I woke up to … silence.
Blissful, peaceful, tranquil, merciful, silent silence.
No thumping stereo at nine in the morning, no television cranked up at midnight to eardrum-shattering levels, no video games involving explosions, or car crashes, or alien invasions or all three. No stoned giggling as the funk of weed and stale beer drifted up to my attic room.
I lay there in bed; the loudest thing was the chirping of birds in the trees outside my window. The May morning was cool, yet, but I knew that it would get warmer later, maybe into the eighties. As I lay there, I thought about the events of the past few weeks, the things I had felt compelled to tell people - things I knew they really didn't want to hear - and what would happen as a result. My life had needed change; I had made those changes.
The rest would have to sort itself out.
As far as I knew, I was alone in the house; two of the three guys I roomed with were already gone for the summer, having finished up their finals a few days ago. The third roommate was still here for a few more days; his parents were in town to gather him back for the season to wherever the hell they lived in West Virginia … but, in the mean time, they also were in town to attend the spring meets out at the horse track, an all-day thing, all very posh and tony and completely something I never wanted to do.
I glanced at my phone; it was still early - barely after eight - but I thought I'd heard the sound of the shower running, followed by various bumps and thuds and voices downstairs as Lyndon - roommate number three - had opened the door to his parents here to pick up him and his little brother for breakfast before the races. Little brother was someone I'd not met yet; he'd been asleep when I got home late from the lab - wrapping up last-minute projects - last night. He was sacked out on the living room sofa; a filthy, sway-backed thing that smelled like a wet dog on a good day and the mother of all trash dumpsters on a bad one; all I'd seen as I'd tiptoed past him was a mop of curling, honey-blond hair sticking out of a blanket.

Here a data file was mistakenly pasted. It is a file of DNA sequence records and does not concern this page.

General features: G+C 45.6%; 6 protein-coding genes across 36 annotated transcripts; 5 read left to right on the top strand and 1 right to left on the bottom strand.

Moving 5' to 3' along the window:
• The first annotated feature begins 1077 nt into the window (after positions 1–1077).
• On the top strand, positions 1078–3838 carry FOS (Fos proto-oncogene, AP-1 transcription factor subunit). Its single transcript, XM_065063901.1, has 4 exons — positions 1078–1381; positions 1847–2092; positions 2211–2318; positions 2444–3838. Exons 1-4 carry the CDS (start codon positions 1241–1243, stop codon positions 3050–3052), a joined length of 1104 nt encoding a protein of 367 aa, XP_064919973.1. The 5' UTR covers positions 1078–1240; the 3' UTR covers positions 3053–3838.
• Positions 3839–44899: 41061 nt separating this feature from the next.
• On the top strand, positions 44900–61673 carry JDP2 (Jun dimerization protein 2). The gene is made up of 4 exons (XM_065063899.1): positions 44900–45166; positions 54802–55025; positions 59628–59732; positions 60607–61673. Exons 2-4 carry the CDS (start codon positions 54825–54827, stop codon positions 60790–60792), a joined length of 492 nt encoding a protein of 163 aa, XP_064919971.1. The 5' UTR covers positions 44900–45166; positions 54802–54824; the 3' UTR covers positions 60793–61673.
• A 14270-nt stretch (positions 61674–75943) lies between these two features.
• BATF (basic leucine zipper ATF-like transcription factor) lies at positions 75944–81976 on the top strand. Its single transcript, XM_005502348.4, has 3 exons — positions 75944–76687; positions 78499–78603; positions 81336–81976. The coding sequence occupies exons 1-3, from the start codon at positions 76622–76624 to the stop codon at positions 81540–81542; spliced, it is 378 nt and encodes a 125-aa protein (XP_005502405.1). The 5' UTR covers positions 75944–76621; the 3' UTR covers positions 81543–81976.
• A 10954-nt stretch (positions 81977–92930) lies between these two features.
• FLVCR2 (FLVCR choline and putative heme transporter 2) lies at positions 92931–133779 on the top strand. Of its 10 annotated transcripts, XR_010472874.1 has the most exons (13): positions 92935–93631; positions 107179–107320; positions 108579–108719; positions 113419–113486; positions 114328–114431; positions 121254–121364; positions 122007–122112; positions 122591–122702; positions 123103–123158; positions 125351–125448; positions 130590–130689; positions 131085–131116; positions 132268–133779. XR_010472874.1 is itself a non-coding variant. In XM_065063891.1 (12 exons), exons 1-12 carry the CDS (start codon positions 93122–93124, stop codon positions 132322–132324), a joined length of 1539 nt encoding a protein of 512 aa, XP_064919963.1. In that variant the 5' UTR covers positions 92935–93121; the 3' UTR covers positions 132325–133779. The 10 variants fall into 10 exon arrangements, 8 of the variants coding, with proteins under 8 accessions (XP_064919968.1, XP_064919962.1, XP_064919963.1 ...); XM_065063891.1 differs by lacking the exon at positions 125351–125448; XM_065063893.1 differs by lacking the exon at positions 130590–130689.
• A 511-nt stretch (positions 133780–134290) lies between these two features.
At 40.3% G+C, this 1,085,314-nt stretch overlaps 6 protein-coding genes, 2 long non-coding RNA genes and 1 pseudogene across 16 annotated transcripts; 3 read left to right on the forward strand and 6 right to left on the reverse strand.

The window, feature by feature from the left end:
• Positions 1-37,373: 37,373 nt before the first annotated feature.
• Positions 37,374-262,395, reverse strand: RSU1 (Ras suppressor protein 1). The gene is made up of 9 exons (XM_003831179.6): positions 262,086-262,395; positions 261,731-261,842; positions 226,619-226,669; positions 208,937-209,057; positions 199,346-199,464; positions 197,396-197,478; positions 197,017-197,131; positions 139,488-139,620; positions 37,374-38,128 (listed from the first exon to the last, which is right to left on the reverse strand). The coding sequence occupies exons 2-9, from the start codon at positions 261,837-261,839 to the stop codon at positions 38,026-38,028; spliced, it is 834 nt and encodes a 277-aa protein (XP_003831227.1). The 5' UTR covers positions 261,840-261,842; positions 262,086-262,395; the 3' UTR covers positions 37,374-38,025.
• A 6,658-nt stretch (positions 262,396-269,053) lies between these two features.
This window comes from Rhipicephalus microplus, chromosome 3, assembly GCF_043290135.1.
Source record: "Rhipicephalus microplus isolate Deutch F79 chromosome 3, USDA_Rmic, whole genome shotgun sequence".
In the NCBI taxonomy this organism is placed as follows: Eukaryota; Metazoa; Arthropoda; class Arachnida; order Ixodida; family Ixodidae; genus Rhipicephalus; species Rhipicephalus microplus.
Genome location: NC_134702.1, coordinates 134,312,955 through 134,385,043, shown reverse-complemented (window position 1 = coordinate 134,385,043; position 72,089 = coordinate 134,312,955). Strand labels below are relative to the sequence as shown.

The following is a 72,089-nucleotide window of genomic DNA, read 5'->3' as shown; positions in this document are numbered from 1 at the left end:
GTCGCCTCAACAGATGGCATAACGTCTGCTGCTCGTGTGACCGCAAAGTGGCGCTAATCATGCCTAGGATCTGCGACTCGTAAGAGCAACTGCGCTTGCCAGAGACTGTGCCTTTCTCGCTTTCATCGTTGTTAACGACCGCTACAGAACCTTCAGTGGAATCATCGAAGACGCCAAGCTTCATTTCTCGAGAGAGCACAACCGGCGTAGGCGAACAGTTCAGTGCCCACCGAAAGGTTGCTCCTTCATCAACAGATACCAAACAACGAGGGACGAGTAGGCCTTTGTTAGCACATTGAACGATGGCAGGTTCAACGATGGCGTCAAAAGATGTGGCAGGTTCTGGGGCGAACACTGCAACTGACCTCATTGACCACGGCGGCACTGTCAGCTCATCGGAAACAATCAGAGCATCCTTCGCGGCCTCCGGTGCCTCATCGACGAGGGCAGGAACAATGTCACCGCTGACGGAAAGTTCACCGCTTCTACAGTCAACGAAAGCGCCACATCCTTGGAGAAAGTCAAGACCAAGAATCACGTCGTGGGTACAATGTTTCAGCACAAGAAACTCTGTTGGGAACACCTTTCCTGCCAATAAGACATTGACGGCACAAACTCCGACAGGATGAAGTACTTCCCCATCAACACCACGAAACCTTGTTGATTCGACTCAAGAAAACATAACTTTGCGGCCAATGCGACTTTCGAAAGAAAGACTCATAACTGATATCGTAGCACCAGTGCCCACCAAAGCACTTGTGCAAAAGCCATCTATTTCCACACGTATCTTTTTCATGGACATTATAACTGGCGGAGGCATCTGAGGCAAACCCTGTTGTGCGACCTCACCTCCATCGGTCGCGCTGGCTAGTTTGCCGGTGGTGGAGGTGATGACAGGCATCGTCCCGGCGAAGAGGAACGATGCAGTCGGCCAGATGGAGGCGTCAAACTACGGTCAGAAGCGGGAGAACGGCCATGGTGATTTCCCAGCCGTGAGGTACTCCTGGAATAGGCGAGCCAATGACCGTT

I'm not sure I even remembered the kid's name, even though Lyndon had told it to me any number of times. Brent? Brant? Brick? Brute? Something short and simple and stupid like that.
There was a lot that needed doing in the next few days - I really had to get on the ball about finding a place to stay for the next year - but, at least for this one day, I was free. The trouble was, I didn't have any plans … which was, in itself, fine; the semester was over and summer break was just starting. For me, that meant working; I was part of a crew of movers - one of those 'college hunks loading junk' kind of things - and I knew we would be busy over the next week or so. I could expect a call today or tomorrow for a job or three, but right now I was free. I thought about going for a run or working out.
Or maybe just sleeping in.
But I resisted that temptation, forced myself out of bed, yawning loudly, stretching, scratching various places here and there that needed scratching. One of those various places was already half-awake and staring up at me with its one lonely eye peeping out from within its hood of flesh, maybe seeing if I wanted to come out and play.
I resisted that temptation as well, walked naked over to the bathroom. I almost always slept without clothes, especially now with the heat, all of which seemed to end up here. The rest of the house was cooled by dodgy, rattly window units, but I had not been so lucky. Right now, I had all the windows open, hoping for a breeze.